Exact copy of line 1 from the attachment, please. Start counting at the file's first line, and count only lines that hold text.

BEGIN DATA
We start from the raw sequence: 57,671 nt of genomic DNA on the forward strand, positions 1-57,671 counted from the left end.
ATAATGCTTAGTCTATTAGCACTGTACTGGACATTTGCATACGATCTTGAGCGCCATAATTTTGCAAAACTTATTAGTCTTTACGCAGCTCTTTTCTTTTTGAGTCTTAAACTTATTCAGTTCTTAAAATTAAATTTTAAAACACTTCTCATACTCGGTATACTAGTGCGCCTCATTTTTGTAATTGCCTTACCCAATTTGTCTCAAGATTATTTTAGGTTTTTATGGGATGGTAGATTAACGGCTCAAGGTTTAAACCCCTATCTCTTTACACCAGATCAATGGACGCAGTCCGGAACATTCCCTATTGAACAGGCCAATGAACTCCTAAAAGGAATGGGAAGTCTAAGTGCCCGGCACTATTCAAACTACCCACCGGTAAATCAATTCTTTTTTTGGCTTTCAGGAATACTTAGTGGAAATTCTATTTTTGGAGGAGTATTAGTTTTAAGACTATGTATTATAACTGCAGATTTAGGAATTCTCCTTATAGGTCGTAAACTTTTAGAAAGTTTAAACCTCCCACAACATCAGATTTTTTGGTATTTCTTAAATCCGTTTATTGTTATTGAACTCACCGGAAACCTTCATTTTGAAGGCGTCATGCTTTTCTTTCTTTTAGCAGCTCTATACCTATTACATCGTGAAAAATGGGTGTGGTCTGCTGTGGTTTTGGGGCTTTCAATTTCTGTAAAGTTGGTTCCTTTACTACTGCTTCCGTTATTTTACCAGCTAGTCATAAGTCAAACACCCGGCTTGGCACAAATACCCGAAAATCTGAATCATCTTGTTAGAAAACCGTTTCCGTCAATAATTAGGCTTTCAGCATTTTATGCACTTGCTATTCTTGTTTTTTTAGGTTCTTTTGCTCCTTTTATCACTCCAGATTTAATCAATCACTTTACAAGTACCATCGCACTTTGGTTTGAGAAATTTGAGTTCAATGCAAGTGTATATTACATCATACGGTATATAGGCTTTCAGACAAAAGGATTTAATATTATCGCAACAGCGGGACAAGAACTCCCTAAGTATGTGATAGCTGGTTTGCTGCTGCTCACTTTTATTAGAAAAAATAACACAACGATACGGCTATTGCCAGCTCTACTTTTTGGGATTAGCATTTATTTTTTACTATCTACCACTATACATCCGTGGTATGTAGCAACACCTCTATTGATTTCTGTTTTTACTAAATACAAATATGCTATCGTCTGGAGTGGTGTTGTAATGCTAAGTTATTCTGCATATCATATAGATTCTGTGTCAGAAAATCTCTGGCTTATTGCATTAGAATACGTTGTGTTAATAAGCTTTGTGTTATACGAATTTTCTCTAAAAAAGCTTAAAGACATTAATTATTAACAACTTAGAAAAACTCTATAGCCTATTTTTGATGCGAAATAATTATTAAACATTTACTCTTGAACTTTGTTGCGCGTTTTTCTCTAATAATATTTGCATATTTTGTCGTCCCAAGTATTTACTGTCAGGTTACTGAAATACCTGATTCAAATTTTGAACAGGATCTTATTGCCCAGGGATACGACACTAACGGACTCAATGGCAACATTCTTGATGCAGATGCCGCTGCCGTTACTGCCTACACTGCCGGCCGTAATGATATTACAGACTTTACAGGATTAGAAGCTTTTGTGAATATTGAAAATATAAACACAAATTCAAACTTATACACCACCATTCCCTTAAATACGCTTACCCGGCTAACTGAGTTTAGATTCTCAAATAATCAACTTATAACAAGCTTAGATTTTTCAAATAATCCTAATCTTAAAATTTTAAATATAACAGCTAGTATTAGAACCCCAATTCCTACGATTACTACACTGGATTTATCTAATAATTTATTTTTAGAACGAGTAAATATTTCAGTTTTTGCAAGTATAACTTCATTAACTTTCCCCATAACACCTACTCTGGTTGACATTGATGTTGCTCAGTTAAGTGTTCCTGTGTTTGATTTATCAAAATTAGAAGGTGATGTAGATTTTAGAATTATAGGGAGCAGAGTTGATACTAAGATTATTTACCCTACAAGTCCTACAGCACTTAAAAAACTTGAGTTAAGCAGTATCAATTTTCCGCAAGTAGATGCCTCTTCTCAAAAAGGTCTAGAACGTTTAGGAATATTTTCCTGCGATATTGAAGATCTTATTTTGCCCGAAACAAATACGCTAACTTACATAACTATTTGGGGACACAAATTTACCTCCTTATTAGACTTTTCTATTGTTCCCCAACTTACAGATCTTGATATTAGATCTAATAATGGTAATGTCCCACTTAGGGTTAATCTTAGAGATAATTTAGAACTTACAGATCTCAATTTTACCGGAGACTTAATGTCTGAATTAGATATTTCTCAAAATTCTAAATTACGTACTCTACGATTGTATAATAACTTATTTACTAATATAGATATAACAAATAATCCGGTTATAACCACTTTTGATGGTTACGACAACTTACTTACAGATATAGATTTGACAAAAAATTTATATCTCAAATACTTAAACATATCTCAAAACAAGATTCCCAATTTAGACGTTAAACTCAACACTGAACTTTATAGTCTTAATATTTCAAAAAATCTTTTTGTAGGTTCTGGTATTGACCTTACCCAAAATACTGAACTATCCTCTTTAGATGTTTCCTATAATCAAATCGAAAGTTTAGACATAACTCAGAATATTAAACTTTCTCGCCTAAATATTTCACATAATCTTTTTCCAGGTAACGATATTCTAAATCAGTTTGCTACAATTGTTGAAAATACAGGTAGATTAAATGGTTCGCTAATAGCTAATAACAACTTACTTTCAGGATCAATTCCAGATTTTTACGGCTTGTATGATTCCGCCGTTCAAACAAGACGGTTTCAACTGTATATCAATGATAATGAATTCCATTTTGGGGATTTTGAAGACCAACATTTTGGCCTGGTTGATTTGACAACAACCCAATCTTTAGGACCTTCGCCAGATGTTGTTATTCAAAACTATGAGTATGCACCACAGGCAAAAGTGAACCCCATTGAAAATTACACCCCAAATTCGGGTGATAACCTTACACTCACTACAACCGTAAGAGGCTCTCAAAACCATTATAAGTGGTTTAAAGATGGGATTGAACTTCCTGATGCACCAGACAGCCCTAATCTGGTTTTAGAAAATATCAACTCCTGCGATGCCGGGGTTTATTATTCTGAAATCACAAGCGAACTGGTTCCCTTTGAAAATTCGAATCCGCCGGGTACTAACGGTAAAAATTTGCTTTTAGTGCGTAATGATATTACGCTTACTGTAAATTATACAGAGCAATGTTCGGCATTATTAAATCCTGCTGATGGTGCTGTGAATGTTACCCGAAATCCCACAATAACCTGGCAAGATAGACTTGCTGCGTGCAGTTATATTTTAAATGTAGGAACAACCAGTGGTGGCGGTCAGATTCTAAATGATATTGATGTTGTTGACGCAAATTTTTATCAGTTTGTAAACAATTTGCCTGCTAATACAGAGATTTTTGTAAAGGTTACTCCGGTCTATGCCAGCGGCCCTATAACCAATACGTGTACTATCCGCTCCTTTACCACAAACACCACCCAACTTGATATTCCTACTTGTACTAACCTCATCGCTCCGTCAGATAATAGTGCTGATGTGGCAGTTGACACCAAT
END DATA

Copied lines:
We start from the raw sequence: 57,671 nt of genomic DNA on the forward strand, positions 1-57,671 counted from the left end.